Collaborative Family History

April 4, 2007

Source Analysis in a Collaborative Environment

Filed under: Collaboration, Family Pursuit, Genealogy, Research, Source Citation — Michael Martineau @ 12:28 pm

One of the focal points of Family Pursuit involves source analysis in a collaborative environment. We want to give people the ability to collaborate not only on researching their ancestors, but also on the sources that document their ancestors’ lives.

One of the problems we have faced as we have designed the Family Pursuit system, is how to manage sources in an environment where users are working together, each with their own notions on how a source and evidence provided by a source should be analyzed, classified and weighted. Many genealogists classify a source as original, primary or secondary evidence supporting a particular fact or relationship. Experienced genealogists know how important it is to carefully analyze their sources to determine the validity of the information contained in the source. They have taken the time to understand how to analyze sources and how to classify them. Thus, when they determine that a source provides direct primary evidence for a conclusion, they know what that means. Depending on their skill, they are consistent (hopefully) in their definitions of what primary, secondary, original, direct etc. means. What happens now when multiple people are working together, each with their own pre-conceived definitions for those terms? Often the differences in definitions are subtle, causing collaborating researchers to think they are talking about the same thing, only to find later they had defined the terms differently. Miscommunication of this type can lessen the effectiveness of a collaborative environment.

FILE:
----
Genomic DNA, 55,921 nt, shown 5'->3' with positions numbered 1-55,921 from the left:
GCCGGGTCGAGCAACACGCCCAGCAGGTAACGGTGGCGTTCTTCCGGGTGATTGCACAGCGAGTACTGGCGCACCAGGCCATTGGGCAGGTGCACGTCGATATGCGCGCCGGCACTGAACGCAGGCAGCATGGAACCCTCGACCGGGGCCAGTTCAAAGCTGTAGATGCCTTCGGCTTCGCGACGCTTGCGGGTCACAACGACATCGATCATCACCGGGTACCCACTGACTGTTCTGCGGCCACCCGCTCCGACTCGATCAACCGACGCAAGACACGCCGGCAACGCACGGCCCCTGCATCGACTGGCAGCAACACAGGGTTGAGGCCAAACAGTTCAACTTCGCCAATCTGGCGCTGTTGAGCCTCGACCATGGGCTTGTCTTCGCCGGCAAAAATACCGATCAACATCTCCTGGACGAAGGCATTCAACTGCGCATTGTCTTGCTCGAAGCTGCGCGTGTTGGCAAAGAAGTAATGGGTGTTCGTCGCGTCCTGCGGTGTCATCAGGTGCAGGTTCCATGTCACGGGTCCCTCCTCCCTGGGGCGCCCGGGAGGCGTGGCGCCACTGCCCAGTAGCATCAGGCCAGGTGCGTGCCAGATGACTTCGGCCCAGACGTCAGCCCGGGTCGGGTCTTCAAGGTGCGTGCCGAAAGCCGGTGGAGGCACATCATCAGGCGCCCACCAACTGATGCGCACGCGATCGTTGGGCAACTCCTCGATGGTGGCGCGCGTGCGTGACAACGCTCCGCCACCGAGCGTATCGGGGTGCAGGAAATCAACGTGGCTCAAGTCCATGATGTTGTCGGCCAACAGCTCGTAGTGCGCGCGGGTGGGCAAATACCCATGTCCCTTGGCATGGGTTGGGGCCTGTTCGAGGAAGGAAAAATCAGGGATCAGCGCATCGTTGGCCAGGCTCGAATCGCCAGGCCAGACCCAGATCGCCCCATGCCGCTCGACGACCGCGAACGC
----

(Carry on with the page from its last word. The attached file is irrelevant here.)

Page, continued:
In the Family Pursuit system, not all of our users are going to be experienced genealogists. Not everyone will have read books or taken classes on the proper way to cite sources. Even experienced genealogists sometimes forget to consider pertinent details in their analyses of a source. How do we deal with this?

After consulting with experienced genealogists and published works on the subject, and after considerable thought into the subject, we have decided to largely remove those “words” from the vocabulary of Family Pursuit and approach the problem from a different angle. We believe we have developed a solution that will enable both experienced and novice genealogists to work together and understand one another. Time will tell, as we get feedback from our beta testers starting in June.

By the way, one of the books we consulted was Evidence!: Citation & Analysis for the Family Historian by Elizabeth Shown Mills. I recommend this book, especially the section on “Fundamentals of Analysis”, to anyone wanting to become a better researcher.

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